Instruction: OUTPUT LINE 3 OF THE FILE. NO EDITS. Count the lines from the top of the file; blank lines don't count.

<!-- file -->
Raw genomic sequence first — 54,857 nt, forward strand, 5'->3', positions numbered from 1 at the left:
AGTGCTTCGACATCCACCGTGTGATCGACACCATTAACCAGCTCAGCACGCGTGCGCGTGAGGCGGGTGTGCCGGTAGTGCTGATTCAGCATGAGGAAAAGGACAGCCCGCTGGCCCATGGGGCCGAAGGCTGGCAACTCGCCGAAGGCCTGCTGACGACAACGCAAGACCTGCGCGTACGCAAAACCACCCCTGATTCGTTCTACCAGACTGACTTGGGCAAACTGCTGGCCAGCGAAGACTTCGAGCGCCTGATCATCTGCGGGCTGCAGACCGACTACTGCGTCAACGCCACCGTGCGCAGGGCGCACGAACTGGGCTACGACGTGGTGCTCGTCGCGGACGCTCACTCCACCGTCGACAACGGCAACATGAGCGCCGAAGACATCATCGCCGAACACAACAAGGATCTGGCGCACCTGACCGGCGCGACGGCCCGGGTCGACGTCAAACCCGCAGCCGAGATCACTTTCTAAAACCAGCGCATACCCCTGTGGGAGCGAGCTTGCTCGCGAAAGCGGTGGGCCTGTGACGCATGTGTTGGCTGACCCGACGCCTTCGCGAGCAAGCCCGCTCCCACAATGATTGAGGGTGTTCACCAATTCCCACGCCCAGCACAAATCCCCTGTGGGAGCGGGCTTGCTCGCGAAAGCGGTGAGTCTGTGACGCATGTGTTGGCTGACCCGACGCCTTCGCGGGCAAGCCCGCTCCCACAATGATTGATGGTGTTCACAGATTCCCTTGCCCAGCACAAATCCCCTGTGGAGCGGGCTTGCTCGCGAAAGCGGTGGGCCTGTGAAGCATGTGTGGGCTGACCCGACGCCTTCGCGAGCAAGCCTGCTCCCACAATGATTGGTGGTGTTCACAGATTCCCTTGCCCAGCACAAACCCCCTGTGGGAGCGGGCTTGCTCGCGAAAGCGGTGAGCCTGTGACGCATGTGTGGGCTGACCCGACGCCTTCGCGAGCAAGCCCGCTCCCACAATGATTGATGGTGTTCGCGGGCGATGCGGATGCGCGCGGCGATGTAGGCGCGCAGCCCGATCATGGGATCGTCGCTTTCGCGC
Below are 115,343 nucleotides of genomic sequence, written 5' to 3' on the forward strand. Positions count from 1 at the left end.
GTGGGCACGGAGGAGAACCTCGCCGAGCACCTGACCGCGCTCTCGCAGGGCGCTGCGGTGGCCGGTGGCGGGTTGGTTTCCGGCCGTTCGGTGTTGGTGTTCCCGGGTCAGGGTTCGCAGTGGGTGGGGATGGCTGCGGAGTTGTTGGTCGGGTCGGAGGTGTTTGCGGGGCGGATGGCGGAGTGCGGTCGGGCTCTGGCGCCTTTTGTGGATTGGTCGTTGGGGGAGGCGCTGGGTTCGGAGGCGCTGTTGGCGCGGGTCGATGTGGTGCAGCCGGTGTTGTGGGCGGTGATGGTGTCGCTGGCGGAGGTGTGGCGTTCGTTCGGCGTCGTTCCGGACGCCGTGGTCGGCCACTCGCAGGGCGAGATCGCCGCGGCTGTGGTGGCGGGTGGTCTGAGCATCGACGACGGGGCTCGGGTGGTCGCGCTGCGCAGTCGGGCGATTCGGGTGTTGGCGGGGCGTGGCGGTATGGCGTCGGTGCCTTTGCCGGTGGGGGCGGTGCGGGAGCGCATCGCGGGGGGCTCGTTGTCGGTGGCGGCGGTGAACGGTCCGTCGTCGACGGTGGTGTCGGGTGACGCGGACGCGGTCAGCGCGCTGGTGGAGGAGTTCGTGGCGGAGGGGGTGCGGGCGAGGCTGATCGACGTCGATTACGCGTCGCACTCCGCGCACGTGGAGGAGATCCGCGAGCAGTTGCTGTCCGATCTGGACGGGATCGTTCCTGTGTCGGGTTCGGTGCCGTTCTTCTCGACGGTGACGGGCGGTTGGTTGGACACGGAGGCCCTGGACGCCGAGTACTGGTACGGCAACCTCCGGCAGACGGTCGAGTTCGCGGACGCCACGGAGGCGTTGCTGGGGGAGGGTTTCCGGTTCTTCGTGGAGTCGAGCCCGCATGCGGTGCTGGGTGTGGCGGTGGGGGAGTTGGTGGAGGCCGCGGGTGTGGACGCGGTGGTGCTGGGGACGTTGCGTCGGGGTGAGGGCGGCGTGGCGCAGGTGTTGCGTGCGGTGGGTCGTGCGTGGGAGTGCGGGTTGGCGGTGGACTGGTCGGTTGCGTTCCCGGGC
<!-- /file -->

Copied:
Below are 115,343 nucleotides of genomic sequence, written 5' to 3' on the forward strand. Positions count from 1 at the left end.